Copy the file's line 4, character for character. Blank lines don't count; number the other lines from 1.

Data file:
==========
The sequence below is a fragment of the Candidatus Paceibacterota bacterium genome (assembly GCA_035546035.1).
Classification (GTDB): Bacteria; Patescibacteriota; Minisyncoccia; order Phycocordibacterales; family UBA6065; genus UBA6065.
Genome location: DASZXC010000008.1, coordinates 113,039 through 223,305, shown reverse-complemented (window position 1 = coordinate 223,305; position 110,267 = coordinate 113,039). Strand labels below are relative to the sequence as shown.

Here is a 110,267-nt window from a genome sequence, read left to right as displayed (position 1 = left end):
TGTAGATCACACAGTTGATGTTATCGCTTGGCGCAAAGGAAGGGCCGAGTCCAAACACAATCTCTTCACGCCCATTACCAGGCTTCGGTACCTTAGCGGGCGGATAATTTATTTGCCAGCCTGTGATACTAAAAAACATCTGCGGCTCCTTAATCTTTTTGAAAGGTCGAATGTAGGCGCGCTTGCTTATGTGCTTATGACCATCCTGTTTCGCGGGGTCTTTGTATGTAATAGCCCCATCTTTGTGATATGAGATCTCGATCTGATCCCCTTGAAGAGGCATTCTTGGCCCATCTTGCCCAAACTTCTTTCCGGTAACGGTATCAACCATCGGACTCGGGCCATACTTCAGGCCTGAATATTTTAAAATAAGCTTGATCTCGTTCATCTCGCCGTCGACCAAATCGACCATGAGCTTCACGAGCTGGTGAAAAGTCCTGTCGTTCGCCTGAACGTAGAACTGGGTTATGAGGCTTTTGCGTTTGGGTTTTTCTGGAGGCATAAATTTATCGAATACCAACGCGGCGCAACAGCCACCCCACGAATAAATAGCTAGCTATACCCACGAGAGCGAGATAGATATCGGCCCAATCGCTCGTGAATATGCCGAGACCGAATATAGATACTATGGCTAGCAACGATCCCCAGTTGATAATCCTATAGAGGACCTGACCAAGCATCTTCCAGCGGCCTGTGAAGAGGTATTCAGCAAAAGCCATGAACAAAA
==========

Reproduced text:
Here is a 110,267-nt window from a genome sequence, read left to right as displayed (position 1 = left end):